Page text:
One of the main factors that can impact the cost of a fence is the type of material you choose. For example, Mrs Myers says that timber will generally be cheaper than glass or slat fencing.
Here’s a guide to the typical costs of some common fencing materials and styles (including labour and installation):
Cost of a picket fence
A picket fence is one of the most classic types of household fences. They are best known for their evenly spaced boards (or pickets) and are traditionally painted white. According to hipages, you can expect to pay between $50 to $65 per metre to install PVC picket fencing. Alternatively, picket fences can be built using timber which may be more expensive (see below).
Cost of a timber fence
A timber fence is another popular and affordable option. hipages says it costs approximately $75 to $120 per metre for treated pine paling fencing, $80 to $125 per metre for hardwood paling fencing, and $280 to $350 per metre for treated pine timber slat fencing. However, you may also need to factor in the cost of staining or painting the timber.
Cost of a Colorbond fence
Colorbond steel fencing is another common option due to its durability, price point and the fact that it’s fairly easy to maintain. According to hipages, Colorbond fencing normally costs approximately $65 to $100 per metre, but the exact cost may vary depending on where you live.
Cost of a glass fence
Typically used for pool fencing, a glass fence can add a contemporary and open look to your home. Generally, you can choose between frameless glass or semi-frameless glass. According to hipages, the average cost of installing semi-frameless glass fencing (which is framed around the perimeter) is $200 to $275 per linear metre. Frameless glass fencing tends to be thicker than semi-frameless glass so it can be a bit more expensive, at about $275 to $600 per linear metre.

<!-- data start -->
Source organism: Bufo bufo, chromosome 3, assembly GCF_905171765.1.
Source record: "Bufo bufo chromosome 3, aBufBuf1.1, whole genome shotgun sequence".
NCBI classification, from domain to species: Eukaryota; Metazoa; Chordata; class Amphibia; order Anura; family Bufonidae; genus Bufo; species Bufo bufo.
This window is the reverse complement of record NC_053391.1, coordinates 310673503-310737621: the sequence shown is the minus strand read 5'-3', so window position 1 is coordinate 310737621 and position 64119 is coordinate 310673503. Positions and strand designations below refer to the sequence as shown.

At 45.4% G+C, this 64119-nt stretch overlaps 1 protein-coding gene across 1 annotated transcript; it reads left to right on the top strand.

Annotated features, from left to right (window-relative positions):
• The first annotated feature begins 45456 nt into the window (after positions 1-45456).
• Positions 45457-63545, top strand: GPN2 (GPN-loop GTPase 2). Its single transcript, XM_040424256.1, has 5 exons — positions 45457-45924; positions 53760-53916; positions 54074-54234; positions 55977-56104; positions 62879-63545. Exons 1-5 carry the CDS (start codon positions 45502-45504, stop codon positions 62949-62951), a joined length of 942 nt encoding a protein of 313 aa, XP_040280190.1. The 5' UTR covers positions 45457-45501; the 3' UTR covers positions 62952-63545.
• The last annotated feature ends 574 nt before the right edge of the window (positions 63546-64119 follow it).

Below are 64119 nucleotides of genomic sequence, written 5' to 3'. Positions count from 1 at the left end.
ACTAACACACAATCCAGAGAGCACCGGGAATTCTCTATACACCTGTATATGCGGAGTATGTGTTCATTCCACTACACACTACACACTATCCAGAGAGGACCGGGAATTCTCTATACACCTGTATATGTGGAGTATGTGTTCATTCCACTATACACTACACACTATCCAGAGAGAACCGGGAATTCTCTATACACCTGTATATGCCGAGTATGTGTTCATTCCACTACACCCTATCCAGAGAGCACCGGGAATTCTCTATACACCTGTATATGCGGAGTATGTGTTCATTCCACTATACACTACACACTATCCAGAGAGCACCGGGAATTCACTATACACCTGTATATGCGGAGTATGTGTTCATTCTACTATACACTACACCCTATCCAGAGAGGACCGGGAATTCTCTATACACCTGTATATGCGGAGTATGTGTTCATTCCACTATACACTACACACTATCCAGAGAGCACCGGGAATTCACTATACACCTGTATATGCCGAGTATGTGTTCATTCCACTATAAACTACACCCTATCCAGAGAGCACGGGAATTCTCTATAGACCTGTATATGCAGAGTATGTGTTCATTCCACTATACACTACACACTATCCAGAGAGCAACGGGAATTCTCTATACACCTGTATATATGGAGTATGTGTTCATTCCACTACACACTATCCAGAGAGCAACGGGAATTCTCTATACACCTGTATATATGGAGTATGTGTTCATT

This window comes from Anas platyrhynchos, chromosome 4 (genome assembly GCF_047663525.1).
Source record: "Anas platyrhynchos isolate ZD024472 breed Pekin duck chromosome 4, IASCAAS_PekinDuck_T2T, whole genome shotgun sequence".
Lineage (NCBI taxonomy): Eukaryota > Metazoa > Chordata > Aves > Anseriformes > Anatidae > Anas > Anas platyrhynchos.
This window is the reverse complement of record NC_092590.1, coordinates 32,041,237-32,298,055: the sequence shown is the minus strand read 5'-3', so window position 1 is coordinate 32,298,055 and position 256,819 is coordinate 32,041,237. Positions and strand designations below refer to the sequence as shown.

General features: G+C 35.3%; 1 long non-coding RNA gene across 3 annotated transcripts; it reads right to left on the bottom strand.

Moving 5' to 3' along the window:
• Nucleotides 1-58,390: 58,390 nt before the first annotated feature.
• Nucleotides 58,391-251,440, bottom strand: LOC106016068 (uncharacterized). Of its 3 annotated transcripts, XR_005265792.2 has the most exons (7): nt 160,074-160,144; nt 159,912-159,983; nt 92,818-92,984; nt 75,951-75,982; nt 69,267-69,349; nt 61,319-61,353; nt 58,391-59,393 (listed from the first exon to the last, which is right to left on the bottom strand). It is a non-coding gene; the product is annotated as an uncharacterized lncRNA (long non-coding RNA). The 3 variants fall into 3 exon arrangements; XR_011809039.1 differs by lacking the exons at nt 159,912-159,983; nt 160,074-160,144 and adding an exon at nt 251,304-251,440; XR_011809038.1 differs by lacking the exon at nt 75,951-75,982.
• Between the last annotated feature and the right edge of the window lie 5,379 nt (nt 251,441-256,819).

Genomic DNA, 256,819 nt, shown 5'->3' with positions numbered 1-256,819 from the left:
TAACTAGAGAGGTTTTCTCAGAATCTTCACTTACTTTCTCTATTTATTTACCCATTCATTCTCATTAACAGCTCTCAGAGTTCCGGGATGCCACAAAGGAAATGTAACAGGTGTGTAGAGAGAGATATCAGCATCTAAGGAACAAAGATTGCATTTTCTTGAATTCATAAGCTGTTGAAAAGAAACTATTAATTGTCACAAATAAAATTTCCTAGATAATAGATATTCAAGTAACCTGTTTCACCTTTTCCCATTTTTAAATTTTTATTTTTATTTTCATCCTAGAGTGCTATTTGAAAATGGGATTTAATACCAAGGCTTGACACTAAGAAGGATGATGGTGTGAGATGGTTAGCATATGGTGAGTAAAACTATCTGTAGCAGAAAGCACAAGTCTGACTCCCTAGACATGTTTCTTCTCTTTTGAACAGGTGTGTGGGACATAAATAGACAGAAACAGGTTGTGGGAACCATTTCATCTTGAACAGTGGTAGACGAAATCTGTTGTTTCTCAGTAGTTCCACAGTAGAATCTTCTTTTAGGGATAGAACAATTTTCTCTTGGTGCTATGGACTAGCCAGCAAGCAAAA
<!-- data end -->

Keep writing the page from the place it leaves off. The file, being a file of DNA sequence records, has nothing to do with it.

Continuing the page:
Cost of a brick fence or wall
Brick fences are known for their strength and stability. They are often made using a combination of materials – for example, a brick wall with wrought iron fencing. For a standard brick fence however, hipages says this will cost between $550 and $800 per metre.
Cost of a wrought iron fence
If you’re looking to install a more traditional and potentially more decorative fence, wrought iron is another common material option. This costs about $450 to $600 per metre, according to hipages.
What are your responsibilities when building a fence?
When installing a fence, you’ll also need to be aware of any fencing regulations that apply in your state, territory or local council. For example, you may need a permit before you can build a fence over a certain height.
If you’re thinking of building a dividing or boundary fence between your property and your neighbour’s property, it’s a good idea to talk to your neighbour first and obtain a couple of quotes. Generally, both you and your neighbour will need to equally share the cost of building and maintaining a dividing fence. However, it’s a good idea to read up on the local laws that apply to you.
What are the requirements for pool fences?
It’s particularly important to ensure you meet pool fencing requirements. Each state and territory has different minimum safety requirements for pool fences in place to prevent children from drowning.
For example, the Australian Standard AS1926-2012 applies in New South Wales, Victoria, South Australia, Tasmania, Western Australian and the ACT. This specifies requirements such as:
- The fence must be at least 1.2 metres high all the way around
- The gap between the ground and the bottom of the fence must be no bigger than 100mm
- The gap between the panels or bars of the fence must be no bigger than 100mm
- The gate must open outwards away from the pool area and must be self-closing or self-latching
- There must be no climbable objects near the pool fence, like trees or furniture
Pool fencing regulations do differ by state and local government area, so it’s important to talk to your fence builder and/or your local government before installing a pool fence to ensure you’re meeting the relevant legal requirements.
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Cover image source: Artazum (Shutterstock)